From Academic Kids

Moriori are the indigenous people of the Chatham Islands (Rekohu in the Moriori language), east of the New Zealand archipelago.



The Moriori form an outlier, ethnically and culturally, to the Polynesians of the Pacific Ocean. Although speculation once suggested that they settled the Chatham Islands directly from the equatorial Polynesian islands, scholars now agree that ancestral Moriori migrated as Māori from the southern South Island of New Zealand about 1500 AD. Evidence supporting this theory comes from the similarity of the Moriori language to the Māori dialect spoken by the Ngai Tahu tribe of the South Island, comparisons of the genealogies of Moriori ("hokopapa") and Māori ("whakapapa"), and prevailing wind patterns in the southern Pacific. The Chatham Islands thus became the last outpost in the Pacific to be settled during the period of Polynesian discovery and colonization.

Adapting to harsh climate

The Chatham Islands have an environment colder and harsher than the one the original settlers had left behind, and they are barely capable of supporting a population. The Chathams proved unsuitable for the cultivation of most crops known to Polynesians, and the Moriori adopted a hunter-gatherer lifestyle. Lacking resources of cultural significance such as greenstone and plentiful timber, they found outlets for their artistic impulses in making dendroglyphs.

Dispute resolution

As a small and precarious population, Moriori embraced a pacifist culture which rigidly avoided warfare, substituting it with ritual fighting and conciliation.

1835 invasion from Taranaki

In 1835 some Ngāti Mutunga and Ngāti Tama people, Māori from the Taranaki region of the North Island of New Zealand, chartered a European ship, the Rodney, and settled in the Chathams. They went on to slaughter and cannibalise the Moriori, enslaving the survivors. The pacifist Moriori refused to fight; thus the incoming Māori, who regularly resolved conflict through military means, easily defeated them.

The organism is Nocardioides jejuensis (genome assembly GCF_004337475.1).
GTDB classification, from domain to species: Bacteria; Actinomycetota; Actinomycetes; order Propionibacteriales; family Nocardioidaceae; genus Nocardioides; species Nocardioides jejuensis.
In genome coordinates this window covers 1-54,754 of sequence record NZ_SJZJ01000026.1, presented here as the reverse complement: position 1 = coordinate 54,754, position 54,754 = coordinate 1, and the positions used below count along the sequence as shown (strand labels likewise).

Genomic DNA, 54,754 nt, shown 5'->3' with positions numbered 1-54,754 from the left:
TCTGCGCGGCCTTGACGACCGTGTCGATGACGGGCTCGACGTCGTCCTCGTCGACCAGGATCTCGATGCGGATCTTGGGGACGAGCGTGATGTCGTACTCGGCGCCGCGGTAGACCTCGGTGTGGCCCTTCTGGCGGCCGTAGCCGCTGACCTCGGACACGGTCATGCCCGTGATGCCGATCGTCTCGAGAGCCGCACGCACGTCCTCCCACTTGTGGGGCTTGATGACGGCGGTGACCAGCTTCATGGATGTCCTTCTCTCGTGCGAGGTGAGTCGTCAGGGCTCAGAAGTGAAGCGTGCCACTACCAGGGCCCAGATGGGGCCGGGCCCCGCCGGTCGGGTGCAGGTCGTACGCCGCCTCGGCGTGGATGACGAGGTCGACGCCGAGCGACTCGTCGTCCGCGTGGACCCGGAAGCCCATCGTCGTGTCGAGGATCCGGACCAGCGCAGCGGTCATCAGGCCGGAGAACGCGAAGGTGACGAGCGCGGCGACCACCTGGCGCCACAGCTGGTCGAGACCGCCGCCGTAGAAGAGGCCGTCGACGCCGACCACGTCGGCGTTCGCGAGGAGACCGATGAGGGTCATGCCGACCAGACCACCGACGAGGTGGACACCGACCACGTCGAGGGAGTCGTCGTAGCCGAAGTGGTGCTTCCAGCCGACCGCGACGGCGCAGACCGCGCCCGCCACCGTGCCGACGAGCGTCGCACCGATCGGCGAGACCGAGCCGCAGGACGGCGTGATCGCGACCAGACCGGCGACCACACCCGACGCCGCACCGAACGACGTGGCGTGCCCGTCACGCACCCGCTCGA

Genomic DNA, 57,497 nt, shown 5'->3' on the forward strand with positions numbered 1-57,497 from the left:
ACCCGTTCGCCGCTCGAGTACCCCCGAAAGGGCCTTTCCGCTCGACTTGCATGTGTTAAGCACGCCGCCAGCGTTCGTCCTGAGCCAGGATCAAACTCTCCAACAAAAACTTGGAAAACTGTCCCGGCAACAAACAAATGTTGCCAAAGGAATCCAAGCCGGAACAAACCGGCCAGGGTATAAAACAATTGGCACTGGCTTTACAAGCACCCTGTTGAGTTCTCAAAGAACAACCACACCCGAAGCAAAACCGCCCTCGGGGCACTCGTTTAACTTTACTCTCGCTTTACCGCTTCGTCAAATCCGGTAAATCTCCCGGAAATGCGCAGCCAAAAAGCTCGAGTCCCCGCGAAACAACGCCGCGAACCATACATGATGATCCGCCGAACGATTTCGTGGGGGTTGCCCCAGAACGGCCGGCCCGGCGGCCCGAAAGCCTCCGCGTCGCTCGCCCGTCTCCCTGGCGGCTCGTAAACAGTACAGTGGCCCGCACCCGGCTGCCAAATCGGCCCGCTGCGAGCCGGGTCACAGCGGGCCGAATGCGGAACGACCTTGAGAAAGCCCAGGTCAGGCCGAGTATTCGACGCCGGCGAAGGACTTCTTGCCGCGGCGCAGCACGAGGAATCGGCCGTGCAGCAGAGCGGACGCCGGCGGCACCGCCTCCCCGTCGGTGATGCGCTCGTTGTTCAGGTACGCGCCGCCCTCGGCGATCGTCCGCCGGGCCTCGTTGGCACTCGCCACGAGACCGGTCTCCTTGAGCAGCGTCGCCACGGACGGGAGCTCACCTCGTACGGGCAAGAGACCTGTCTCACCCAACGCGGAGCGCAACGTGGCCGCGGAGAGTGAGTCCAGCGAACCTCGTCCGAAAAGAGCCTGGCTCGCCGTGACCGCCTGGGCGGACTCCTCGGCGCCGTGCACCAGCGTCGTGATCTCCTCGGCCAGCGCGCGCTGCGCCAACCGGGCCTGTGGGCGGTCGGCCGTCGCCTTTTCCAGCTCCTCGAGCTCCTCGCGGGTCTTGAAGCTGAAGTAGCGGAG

The commonly-held notion that the Māori invaders completely wiped out the Moriori needs correction. Although Tommy Solomon, the last Moriori of unmixed ancestry, died in 1933, several thousand Moriori descendants remain alive today.

Revival of culture

Recent years have seen a revival of interest in Moriori culture and identity, and some Moriori descendants have made claims against the New Zealand government through the Waitangi Tribunal, a court set up to compensate Māori people for land obtained by fraud or by force since 1840.

The debunked myth of Moriori in New Zealand

New Zealand popular culture of the early twentieth century long held an unsubstantiated myth that the 'Moriori', a small-statured dark-skinned race of possible Melanesian origin, originally inhabited New Zealand before the fairer-skinned Māori arrived and drove the Moriori out to the Chathams. This story conveniently promoted racist stereotyping and justified the idea of colonisation by cultural 'superiors', but has no historical or anthropological merit.


The following book provides the only comprehensive and systematic account of Moriori. Its publication dispelled longstanding misrepresentations and untruths about Moriori which formerly circulated among the New Zealand population.

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